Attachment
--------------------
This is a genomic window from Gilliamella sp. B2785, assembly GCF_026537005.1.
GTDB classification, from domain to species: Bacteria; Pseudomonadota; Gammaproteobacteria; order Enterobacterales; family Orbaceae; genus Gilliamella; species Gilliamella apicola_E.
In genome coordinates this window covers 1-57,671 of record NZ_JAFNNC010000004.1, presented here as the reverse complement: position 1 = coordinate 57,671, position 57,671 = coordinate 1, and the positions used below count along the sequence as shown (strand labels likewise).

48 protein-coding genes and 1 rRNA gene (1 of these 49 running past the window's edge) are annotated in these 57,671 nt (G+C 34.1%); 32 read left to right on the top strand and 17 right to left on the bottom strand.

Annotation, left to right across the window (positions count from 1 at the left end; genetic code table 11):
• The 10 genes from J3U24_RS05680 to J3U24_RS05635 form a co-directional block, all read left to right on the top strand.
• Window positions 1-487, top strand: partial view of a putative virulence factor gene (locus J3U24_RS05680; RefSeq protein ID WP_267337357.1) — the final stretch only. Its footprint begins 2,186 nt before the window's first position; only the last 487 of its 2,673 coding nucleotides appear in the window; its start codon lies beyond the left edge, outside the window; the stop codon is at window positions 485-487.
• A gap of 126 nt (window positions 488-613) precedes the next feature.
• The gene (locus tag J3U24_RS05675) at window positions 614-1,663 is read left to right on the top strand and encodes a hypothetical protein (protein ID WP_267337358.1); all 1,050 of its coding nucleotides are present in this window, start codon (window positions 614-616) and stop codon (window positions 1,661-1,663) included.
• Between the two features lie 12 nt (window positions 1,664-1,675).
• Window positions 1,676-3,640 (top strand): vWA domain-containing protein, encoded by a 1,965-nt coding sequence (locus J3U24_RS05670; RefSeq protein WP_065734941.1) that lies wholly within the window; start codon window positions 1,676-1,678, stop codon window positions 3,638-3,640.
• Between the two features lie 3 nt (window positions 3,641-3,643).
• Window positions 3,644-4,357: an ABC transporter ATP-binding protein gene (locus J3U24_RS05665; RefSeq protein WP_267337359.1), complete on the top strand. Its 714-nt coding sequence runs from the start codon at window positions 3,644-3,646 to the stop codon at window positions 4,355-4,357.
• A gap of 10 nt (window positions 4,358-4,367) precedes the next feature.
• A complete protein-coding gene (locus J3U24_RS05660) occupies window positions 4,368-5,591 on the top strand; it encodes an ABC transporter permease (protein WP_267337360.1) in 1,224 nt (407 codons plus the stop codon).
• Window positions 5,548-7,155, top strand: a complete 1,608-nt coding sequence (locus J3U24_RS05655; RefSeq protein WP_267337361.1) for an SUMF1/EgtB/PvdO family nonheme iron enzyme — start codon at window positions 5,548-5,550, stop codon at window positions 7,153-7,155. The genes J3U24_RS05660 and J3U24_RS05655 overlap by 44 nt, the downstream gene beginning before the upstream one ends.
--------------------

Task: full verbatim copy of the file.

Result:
This is a genomic window from Gilliamella sp. B2785, assembly GCF_026537005.1.
GTDB classification, from domain to species: Bacteria; Pseudomonadota; Gammaproteobacteria; order Enterobacterales; family Orbaceae; genus Gilliamella; species Gilliamella apicola_E.
In genome coordinates this window covers 1-57,671 of record NZ_JAFNNC010000004.1, presented here as the reverse complement: position 1 = coordinate 57,671, position 57,671 = coordinate 1, and the positions used below count along the sequence as shown (strand labels likewise).

48 protein-coding genes and 1 rRNA gene (1 of these 49 running past the window's edge) are annotated in these 57,671 nt (G+C 34.1%); 32 read left to right on the top strand and 17 right to left on the bottom strand.

Annotation, left to right across the window (positions count from 1 at the left end; genetic code table 11):
• The 10 genes from J3U24_RS05680 to J3U24_RS05635 form a co-directional block, all read left to right on the top strand.
• Window positions 1-487, top strand: partial view of a putative virulence factor gene (locus J3U24_RS05680; RefSeq protein ID WP_267337357.1) — the final stretch only. Its footprint begins 2,186 nt before the window's first position; only the last 487 of its 2,673 coding nucleotides appear in the window; its start codon lies beyond the left edge, outside the window; the stop codon is at window positions 485-487.
• A gap of 126 nt (window positions 488-613) precedes the next feature.
• The gene (locus tag J3U24_RS05675) at window positions 614-1,663 is read left to right on the top strand and encodes a hypothetical protein (protein ID WP_267337358.1); all 1,050 of its coding nucleotides are present in this window, start codon (window positions 614-616) and stop codon (window positions 1,661-1,663) included.
• Between the two features lie 12 nt (window positions 1,664-1,675).
• Window positions 1,676-3,640 (top strand): vWA domain-containing protein, encoded by a 1,965-nt coding sequence (locus J3U24_RS05670; RefSeq protein WP_065734941.1) that lies wholly within the window; start codon window positions 1,676-1,678, stop codon window positions 3,638-3,640.
• Between the two features lie 3 nt (window positions 3,641-3,643).
• Window positions 3,644-4,357: an ABC transporter ATP-binding protein gene (locus J3U24_RS05665; RefSeq protein WP_267337359.1), complete on the top strand. Its 714-nt coding sequence runs from the start codon at window positions 3,644-3,646 to the stop codon at window positions 4,355-4,357.
• A gap of 10 nt (window positions 4,358-4,367) precedes the next feature.
• A complete protein-coding gene (locus J3U24_RS05660) occupies window positions 4,368-5,591 on the top strand; it encodes an ABC transporter permease (protein WP_267337360.1) in 1,224 nt (407 codons plus the stop codon).
• Window positions 5,548-7,155, top strand: a complete 1,608-nt coding sequence (locus J3U24_RS05655; RefSeq protein WP_267337361.1) for an SUMF1/EgtB/PvdO family nonheme iron enzyme — start codon at window positions 5,548-5,550, stop codon at window positions 7,153-7,155. The genes J3U24_RS05660 and J3U24_RS05655 overlap by 44 nt, the downstream gene beginning before the upstream one ends.